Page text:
from The American Heritage® Dictionary of the English Language, 5th Edition.

  • intransitive verb To prove deficient or lacking; perform ineffectively or inadequately.
  • intransitive verb To be unsuccessful.
  • intransitive verb To be unsuccessful in being acted upon.
  • intransitive verb To receive an academic grade below the acceptable minimum.
  • intransitive verb To prove insufficient in quantity or duration; give out.
  • intransitive verb To decline, as in strength or effectiveness.
  • intransitive verb To cease functioning properly.
  • intransitive verb To give way or be made otherwise useless as a result of excessive strain.
  • intransitive verb To become bankrupt or insolvent.
  • intransitive verb To disappoint or prove undependable to.
  • intransitive verb To abandon; forsake.
  • intransitive verb To omit to perform (an expected duty, for example).
  • intransitive verb To leave undone; neglect.
  • intransitive verb To receive an academic grade below the acceptable minimum in (a course, for example).
  • intransitive verb To give such a grade of failure to (a student).
  • intransitive verb To be detected by (a drug test) as having used a banned substance.
  • noun A failing grade.
  • idiom (without fail) With no chance of failure.

from The Century Dictionary.

  • noun A piece cut off from the rest of the sward; a turf; a sod.
  • noun A woman's upper garment. Halliwell. See faille.
  • To be or become deficient or lacking, as something expected or desired; fall short, cease, disappear, or be wanting, either wholly or partially; be insufficient or absent: as, the stream fails in summer; our supplies failed.
  • To decline; sink; grow faint; become weaker.
  • To come short or be wanting in action, detail, or result; disappoint or prove lacking in what is attempted, expected, desired, or approved: often followed by an infinitive or by of or in: as, he failed to come; the experiment failed of success; he fails in duty; the portrait fails in expression.
  • To become unable to meet one's engagements, especially one's debts or business obligations; become insolvent or bankrupt.
  • =Syn, 1. To fall short, come short, give out.
  • To wane, fade, weaken.
  • To come to naught, prove abortive.
  • To break, suspend payment.
  • To be wanting to; disappoint; desert; leave in the lurch.
  • To omit; leave unbestowed or unperformed; neglect to keep or observe: as, to fail an appointment.
  • To come short of; miss; lack.
  • To deceive; delude; mislead.
  • noun Lack; absence or cessation.
  • noun Failure; deficiency: now only in the phrase without fail (which see, below).
  • noun A failure, failing, or fault.

from the GNU version of the Collaborative International Dictionary of English.

  • noun Miscarriage; failure; deficiency; fault; -- mostly superseded by failure or failing, except in the phrase without fail.
  • noun obsolete Death; decease.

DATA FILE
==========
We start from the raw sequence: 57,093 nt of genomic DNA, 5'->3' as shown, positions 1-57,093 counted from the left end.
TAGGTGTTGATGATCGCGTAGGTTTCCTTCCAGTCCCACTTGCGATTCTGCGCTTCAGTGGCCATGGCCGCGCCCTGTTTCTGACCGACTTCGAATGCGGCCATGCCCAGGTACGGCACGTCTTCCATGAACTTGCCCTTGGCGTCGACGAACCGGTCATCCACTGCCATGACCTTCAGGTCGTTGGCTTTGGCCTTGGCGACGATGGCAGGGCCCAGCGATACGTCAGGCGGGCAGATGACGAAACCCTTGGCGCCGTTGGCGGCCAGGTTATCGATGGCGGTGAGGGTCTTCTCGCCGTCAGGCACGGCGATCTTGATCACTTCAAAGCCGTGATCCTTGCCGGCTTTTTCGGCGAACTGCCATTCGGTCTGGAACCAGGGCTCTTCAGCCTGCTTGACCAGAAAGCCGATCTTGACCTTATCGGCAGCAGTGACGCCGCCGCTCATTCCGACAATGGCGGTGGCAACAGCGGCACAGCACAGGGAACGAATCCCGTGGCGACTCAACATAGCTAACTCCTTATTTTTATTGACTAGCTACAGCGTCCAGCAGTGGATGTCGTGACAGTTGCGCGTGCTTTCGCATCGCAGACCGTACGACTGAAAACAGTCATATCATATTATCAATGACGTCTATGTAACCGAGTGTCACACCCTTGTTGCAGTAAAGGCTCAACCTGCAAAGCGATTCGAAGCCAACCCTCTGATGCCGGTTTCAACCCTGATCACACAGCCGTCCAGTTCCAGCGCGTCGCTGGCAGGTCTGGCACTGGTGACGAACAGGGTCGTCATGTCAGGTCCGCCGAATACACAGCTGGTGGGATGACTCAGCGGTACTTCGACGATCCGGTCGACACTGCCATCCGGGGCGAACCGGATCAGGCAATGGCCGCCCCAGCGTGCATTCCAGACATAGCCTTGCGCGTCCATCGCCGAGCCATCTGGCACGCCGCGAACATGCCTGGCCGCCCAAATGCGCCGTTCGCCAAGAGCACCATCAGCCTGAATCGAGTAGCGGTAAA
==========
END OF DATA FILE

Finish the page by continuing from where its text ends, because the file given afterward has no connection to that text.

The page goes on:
• intransitive verb To be wanting; to fall short; to be or become deficient in any measure or degree up to total absence; to cease to be furnished in the usual or expected manner, or to be altogether cut off from supply; to be lacking
  • intransitive verb To be affected with want; to come short; to lack; to be deficient or unprovided; -- used with of.
  • intransitive verb To fall away; to become diminished; to decline; to decay; to sink.
  • intransitive verb To deteriorate in respect to vigor, activity, resources, etc.; to become weaker.
  • intransitive verb obsolete To perish; to die; -- used of a person.
  • intransitive verb To be found wanting with respect to an action or a duty to be performed, a result to be secured, etc.; to miss; not to fulfill expectation.
  • intransitive verb To come short of a result or object aimed at or desired ; to be baffled or frusrated.
  • intransitive verb To err in judgment; to be mistaken.
  • intransitive verb To become unable to meet one's engagements; especially, to be unable to pay one's debts or discharge one's business obligation; to become bankrupt or insolvent.
  • transitive verb To be wanting to ; to be insufficient for; to disappoint; to desert.
  • transitive verb rare To miss of attaining; to lose.


from The American Heritage® Dictionary of the English Language, 4th Edition

[Middle English failen, from Old French faillir, from Vulgar Latin *fallīre, variant of Latin fallere, to deceive.]

from Wiktionary, Creative Commons Attribution/Share-Alike License

From Middle English, from Old French faillir, from Latin fallere ("to deceive, disappoint").


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  • Now popularly combined with epic.

    November 26, 2007

  • Slate: 'What's with all the failing lately? Why fail instead of failure? Why FAIL instead of fail? And why, for that matter, does it have to be epic?

    'It's nearly impossible to pinpoint the first reference, given how common the verb fail is, but online commenters suggest it started with a 1998 Neo Geo arcade game called Blazing Star. (References to the fail meme go as far back as 2003.) Of all the game's obvious draws—among them fast-paced action, disco music, and anime-style cut scenes—its staying power comes from its wonderfully terrible Japanese-to-English translations. If you beat a level, the screen flashes with the words: "You beat it! Your skill is great!" If you lose, you are mocked: "You fail it! Your skill is not enough! See you next time! Bye bye!"'

    October 22, 2008

  • Dog.

    June 6, 2009

  • Epic.

    June 6, 2009

  • Ha!

    June 7, 2009

  • HA HA ha ha hahhhhh!!! I love that. :) There's really no other word for it than "fail," is there?

    June 8, 2009

  • Epic Cat Fail

    June 8, 2009

  • Here.

    July 27, 2009

  • I detest this word, especially when used as a noun, paired with epic or written in all uppercase letters.

    December 21, 2011